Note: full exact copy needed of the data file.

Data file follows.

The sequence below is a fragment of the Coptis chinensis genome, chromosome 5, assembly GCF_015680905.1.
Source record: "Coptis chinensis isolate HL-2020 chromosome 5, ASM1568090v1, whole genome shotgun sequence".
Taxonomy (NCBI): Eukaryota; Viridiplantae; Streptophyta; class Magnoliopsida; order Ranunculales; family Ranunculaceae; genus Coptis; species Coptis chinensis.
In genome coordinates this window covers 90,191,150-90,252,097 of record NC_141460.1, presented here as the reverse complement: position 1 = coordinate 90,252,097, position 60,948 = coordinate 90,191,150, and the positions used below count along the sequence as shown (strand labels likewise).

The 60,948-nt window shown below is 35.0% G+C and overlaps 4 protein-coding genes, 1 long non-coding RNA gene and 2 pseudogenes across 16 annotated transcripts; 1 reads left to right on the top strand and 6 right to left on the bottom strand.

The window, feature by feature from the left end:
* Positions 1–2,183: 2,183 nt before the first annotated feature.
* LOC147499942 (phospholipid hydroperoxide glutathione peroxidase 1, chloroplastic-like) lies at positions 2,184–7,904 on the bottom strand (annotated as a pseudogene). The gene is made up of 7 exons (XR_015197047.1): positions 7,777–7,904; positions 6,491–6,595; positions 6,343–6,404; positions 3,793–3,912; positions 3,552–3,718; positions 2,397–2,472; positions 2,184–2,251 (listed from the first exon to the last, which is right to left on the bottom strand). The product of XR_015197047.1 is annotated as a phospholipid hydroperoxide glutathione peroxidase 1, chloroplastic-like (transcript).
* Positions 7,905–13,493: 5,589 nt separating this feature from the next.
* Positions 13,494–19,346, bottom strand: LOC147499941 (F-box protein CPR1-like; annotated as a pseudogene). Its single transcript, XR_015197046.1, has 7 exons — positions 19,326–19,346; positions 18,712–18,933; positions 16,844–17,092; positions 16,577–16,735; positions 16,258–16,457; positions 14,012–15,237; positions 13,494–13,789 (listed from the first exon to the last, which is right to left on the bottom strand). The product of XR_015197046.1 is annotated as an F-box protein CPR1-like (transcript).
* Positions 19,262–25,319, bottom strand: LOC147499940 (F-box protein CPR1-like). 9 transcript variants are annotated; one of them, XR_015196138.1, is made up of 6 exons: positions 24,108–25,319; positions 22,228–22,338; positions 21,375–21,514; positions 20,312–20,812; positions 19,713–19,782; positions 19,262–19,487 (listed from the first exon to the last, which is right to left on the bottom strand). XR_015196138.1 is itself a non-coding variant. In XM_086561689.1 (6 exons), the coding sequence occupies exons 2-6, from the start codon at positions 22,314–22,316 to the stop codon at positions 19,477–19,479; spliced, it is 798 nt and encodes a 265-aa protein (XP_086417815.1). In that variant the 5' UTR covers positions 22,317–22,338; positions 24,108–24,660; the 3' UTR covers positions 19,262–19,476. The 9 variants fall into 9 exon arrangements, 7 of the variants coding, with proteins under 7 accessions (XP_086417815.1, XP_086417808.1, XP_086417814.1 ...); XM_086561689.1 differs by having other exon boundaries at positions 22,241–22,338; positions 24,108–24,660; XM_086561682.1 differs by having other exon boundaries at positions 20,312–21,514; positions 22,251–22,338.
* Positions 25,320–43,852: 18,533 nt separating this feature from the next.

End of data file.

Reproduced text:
The sequence below is a fragment of the Coptis chinensis genome, chromosome 5, assembly GCF_015680905.1.
Source record: "Coptis chinensis isolate HL-2020 chromosome 5, ASM1568090v1, whole genome shotgun sequence".
Taxonomy (NCBI): Eukaryota; Viridiplantae; Streptophyta; class Magnoliopsida; order Ranunculales; family Ranunculaceae; genus Coptis; species Coptis chinensis.
In genome coordinates this window covers 90,191,150-90,252,097 of record NC_141460.1, presented here as the reverse complement: position 1 = coordinate 90,252,097, position 60,948 = coordinate 90,191,150, and the positions used below count along the sequence as shown (strand labels likewise).

The 60,948-nt window shown below is 35.0% G+C and overlaps 4 protein-coding genes, 1 long non-coding RNA gene and 2 pseudogenes across 16 annotated transcripts; 1 reads left to right on the top strand and 6 right to left on the bottom strand.

The window, feature by feature from the left end:
* Positions 1–2,183: 2,183 nt before the first annotated feature.
* LOC147499942 (phospholipid hydroperoxide glutathione peroxidase 1, chloroplastic-like) lies at positions 2,184–7,904 on the bottom strand (annotated as a pseudogene). The gene is made up of 7 exons (XR_015197047.1): positions 7,777–7,904; positions 6,491–6,595; positions 6,343–6,404; positions 3,793–3,912; positions 3,552–3,718; positions 2,397–2,472; positions 2,184–2,251 (listed from the first exon to the last, which is right to left on the bottom strand). The product of XR_015197047.1 is annotated as a phospholipid hydroperoxide glutathione peroxidase 1, chloroplastic-like (transcript).
* Positions 7,905–13,493: 5,589 nt separating this feature from the next.
* Positions 13,494–19,346, bottom strand: LOC147499941 (F-box protein CPR1-like; annotated as a pseudogene). Its single transcript, XR_015197046.1, has 7 exons — positions 19,326–19,346; positions 18,712–18,933; positions 16,844–17,092; positions 16,577–16,735; positions 16,258–16,457; positions 14,012–15,237; positions 13,494–13,789 (listed from the first exon to the last, which is right to left on the bottom strand). The product of XR_015197046.1 is annotated as an F-box protein CPR1-like (transcript).
* Positions 19,262–25,319, bottom strand: LOC147499940 (F-box protein CPR1-like). 9 transcript variants are annotated; one of them, XR_015196138.1, is made up of 6 exons: positions 24,108–25,319; positions 22,228–22,338; positions 21,375–21,514; positions 20,312–20,812; positions 19,713–19,782; positions 19,262–19,487 (listed from the first exon to the last, which is right to left on the bottom strand). XR_015196138.1 is itself a non-coding variant. In XM_086561689.1 (6 exons), the coding sequence occupies exons 2-6, from the start codon at positions 22,314–22,316 to the stop codon at positions 19,477–19,479; spliced, it is 798 nt and encodes a 265-aa protein (XP_086417815.1). In that variant the 5' UTR covers positions 22,317–22,338; positions 24,108–24,660; the 3' UTR covers positions 19,262–19,476. The 9 variants fall into 9 exon arrangements, 7 of the variants coding, with proteins under 7 accessions (XP_086417815.1, XP_086417808.1, XP_086417814.1 ...); XM_086561689.1 differs by having other exon boundaries at positions 22,241–22,338; positions 24,108–24,660; XM_086561682.1 differs by having other exon boundaries at positions 20,312–21,514; positions 22,251–22,338.
* Positions 25,320–43,852: 18,533 nt separating this feature from the next.